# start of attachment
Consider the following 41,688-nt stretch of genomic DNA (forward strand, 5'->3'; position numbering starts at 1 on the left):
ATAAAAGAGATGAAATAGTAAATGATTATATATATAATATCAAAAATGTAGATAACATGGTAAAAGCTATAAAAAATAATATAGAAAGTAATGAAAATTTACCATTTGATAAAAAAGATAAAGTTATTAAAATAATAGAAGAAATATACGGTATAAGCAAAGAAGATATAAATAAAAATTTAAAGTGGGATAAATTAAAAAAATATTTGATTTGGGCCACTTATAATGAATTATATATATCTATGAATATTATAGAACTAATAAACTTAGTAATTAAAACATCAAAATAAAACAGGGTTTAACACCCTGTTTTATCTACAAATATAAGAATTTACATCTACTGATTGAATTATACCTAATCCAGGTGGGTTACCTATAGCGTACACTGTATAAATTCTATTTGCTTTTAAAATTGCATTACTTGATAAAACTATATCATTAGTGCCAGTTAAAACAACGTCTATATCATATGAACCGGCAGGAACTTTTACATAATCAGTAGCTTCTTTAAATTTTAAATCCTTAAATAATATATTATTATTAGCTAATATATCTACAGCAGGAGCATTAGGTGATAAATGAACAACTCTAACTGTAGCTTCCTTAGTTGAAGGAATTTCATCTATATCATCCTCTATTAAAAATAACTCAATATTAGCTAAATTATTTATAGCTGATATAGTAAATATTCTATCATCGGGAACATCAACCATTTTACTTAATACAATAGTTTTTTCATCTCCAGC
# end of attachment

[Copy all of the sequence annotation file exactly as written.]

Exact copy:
Consider the following 41,688-nt stretch of genomic DNA (forward strand, 5'->3'; position numbering starts at 1 on the left):
ATAAAAGAGATGAAATAGTAAATGATTATATATATAATATCAAAAATGTAGATAACATGGTAAAAGCTATAAAAAATAATATAGAAAGTAATGAAAATTTACCATTTGATAAAAAAGATAAAGTTATTAAAATAATAGAAGAAATATACGGTATAAGCAAAGAAGATATAAATAAAAATTTAAAGTGGGATAAATTAAAAAAATATTTGATTTGGGCCACTTATAATGAATTATATATATCTATGAATATTATAGAACTAATAAACTTAGTAATTAAAACATCAAAATAAAACAGGGTTTAACACCCTGTTTTATCTACAAATATAAGAATTTACATCTACTGATTGAATTATACCTAATCCAGGTGGGTTACCTATAGCGTACACTGTATAAATTCTATTTGCTTTTAAAATTGCATTACTTGATAAAACTATATCATTAGTGCCAGTTAAAACAACGTCTATATCATATGAACCGGCAGGAACTTTTACATAATCAGTAGCTTCTTTAAATTTTAAATCCTTAAATAATATATTATTATTAGCTAATATATCTACAGCAGGAGCATTAGGTGATAAATGAACAACTCTAACTGTAGCTTCCTTAGTTGAAGGAATTTCATCTATATCATCCTCTATTAAAAATAACTCAATATTAGCTAAATTATTTATAGCTGATATAGTAAATATTCTATCATCGGGAACATCAACCATTTTACTTAATACAATAGTTTTTTCATCTCCAGC